Bresnan responded by filing a motion to compel arbitration under the subscriber agreement and a motion to dismiss for failure to state a claim. In an opinion that did not address choice of law, the district court denied Bresnan's motion to compel arbitration. Mortensen v. Bresnan Commc'n, LLC, No. CV 10–13–BLG–RFC, 2010 WL 4716744, at *3–4 (D.Mont. Nov. 15, 2010). The decision applied Montana public policy requiring arbitration agreements in contracts of adhesion to be within a party's “reasonable expectations” and concluded that the arbitration agreement did not qualify because it amounted to unknowing waiver of the fundamental constitutional rights to trial by jury and access to courts. Id.

Almost a month later, the court granted in part Bresnan's motion to dismiss and discharged the Electronic Communications Privacy Act and Montana invasion-of-privacy claims. Mortensen v. Bresnan Commc'n, LLC, No. CV 10–13–BLG–RFC, 2010 WL 5140454, at *9 (D.Mont. Dec. 13, 2010).

Before discovery on the remaining Computer Fraud and Abuse Act claim and the state-law trespass-to-chattels claim, the Supreme Court decided Concepcion. Thereafter, Bresnan moved for and was granted leave to seek reconsideration of the denial of its motion to compel arbitration.

But in an order dated September 16, 2011, the district court concluded that although the Supreme Court's characterization of the FAA in Concepcion “may impend doom for the Montana rules relied upon, it did not in itself kill them.” Interpreting Concepcion's holding as further limiting the savings clause only with respect to unconscionability and class-waiver provisions, the court compared the arbitration agreement in the present case with the one invalidated under Concepcion and found that they differed in that the current provision (1) was not unconscionable and (2) was not void because it contained a class-action waiver. In sum, the court found that the Montana reasonable expectations/fundamental rights rule survived Concepcion, served as the fundamental public policy supporting the application of Montana law (as opposed to New York law) under Montana choice-of-law rules, and required the court to deny arbitration.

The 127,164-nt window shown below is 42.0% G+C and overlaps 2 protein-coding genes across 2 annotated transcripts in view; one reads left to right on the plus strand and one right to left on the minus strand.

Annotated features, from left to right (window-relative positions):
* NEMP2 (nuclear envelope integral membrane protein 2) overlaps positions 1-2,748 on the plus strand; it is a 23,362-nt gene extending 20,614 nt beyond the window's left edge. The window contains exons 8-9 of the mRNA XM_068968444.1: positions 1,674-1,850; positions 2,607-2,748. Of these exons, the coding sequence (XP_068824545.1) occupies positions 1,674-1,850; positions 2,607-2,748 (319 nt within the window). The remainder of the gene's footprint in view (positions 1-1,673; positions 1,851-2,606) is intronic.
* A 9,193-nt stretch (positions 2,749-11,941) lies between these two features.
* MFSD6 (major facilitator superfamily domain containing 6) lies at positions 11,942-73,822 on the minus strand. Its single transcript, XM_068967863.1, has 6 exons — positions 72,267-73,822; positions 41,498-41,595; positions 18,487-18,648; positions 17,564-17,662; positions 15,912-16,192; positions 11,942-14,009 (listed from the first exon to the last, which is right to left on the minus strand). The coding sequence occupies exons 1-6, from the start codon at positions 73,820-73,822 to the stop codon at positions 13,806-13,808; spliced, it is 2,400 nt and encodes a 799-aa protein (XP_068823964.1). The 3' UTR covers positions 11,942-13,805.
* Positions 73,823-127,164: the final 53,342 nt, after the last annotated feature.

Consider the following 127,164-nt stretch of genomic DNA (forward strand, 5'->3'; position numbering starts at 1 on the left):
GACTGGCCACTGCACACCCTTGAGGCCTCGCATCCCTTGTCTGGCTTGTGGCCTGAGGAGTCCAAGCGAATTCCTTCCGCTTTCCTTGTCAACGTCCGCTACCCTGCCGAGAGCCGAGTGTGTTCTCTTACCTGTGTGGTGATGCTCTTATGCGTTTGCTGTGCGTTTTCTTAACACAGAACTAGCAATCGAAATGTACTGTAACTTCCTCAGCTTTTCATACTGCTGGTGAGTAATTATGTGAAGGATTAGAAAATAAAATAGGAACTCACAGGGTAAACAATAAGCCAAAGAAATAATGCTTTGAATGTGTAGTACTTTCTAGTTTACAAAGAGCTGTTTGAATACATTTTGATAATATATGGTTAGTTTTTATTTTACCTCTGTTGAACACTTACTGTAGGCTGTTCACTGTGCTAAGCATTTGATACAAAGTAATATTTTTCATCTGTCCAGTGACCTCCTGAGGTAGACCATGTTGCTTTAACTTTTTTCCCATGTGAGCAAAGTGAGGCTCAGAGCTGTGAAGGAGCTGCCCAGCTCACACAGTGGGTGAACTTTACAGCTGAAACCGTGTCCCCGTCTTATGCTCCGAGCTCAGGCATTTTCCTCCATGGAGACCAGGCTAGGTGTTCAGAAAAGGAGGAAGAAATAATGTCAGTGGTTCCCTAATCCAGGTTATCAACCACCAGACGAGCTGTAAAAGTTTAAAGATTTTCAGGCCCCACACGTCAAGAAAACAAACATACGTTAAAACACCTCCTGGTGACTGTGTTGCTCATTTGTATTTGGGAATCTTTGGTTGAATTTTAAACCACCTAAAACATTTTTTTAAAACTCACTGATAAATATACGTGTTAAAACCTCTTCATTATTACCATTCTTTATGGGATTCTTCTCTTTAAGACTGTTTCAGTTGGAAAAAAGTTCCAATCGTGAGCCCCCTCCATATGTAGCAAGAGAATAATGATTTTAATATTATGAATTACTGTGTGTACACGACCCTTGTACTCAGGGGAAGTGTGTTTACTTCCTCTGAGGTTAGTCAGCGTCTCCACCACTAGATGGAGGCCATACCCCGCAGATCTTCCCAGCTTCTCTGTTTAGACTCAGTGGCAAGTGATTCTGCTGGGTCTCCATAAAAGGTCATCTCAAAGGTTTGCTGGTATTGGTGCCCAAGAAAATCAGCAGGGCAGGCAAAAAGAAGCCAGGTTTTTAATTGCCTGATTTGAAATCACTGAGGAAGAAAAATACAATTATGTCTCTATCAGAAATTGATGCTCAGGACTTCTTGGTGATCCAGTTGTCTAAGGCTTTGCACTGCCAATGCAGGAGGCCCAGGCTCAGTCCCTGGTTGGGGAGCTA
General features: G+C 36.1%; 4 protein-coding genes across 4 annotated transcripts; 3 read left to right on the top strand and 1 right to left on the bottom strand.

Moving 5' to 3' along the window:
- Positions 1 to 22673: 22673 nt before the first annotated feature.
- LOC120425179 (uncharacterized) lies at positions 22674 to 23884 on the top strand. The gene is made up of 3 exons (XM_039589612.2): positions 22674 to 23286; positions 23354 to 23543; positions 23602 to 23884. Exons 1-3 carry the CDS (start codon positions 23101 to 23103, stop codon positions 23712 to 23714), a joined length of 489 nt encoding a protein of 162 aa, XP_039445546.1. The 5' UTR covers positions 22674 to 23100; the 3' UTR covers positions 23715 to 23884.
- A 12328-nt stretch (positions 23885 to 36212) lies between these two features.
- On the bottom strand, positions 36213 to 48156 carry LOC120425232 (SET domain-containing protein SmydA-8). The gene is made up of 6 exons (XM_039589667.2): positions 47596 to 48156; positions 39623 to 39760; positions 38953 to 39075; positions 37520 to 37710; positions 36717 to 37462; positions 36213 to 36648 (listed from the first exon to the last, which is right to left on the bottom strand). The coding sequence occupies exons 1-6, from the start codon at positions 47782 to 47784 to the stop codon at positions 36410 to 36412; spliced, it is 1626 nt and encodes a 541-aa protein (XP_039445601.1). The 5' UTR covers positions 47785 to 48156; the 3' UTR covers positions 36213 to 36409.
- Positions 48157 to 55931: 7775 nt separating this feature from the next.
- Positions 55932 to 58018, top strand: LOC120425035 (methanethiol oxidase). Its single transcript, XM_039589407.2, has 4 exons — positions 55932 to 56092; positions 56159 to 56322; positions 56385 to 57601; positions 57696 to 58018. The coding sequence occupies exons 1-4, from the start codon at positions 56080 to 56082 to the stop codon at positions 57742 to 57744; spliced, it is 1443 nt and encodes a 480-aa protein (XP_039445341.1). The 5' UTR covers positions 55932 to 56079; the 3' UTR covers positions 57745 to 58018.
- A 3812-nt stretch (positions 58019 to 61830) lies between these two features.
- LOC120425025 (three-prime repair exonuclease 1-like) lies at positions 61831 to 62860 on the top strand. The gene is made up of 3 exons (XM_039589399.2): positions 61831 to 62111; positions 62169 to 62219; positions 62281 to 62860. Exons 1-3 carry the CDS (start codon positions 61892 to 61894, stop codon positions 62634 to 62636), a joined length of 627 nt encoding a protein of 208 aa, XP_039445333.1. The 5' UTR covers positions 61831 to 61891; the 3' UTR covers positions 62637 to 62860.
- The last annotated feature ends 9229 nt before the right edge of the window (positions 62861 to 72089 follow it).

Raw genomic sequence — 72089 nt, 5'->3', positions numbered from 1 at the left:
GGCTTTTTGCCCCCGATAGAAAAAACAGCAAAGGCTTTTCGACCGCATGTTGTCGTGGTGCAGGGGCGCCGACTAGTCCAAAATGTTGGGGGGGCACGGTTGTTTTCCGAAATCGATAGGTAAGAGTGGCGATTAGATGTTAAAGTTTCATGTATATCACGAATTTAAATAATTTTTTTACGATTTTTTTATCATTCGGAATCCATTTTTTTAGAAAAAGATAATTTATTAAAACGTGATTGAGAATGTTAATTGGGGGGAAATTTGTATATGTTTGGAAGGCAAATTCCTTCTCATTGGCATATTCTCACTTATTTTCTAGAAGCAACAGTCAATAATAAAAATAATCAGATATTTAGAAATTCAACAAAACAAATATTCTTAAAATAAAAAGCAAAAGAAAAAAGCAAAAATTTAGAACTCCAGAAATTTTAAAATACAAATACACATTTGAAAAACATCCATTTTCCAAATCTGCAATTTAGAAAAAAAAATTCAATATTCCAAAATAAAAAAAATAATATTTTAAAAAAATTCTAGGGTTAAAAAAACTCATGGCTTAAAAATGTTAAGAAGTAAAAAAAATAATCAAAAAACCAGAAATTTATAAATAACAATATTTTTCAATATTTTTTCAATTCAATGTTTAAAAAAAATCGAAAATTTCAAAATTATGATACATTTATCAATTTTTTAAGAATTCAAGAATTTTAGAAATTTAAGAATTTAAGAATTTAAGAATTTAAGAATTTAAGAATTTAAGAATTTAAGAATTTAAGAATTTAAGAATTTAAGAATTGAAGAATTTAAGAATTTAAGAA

Bresnan filed a timely appeal of that denial. It contends that the district court erred in finding that the Montana rule is not preempted by the FAA and, if preempted, New York choice of law should have applied, resulting in arbitration. Alternatively, Bresnan contends that after Concepcion an application of the Montana choice-of-law analysis does not justify rejection of New York law.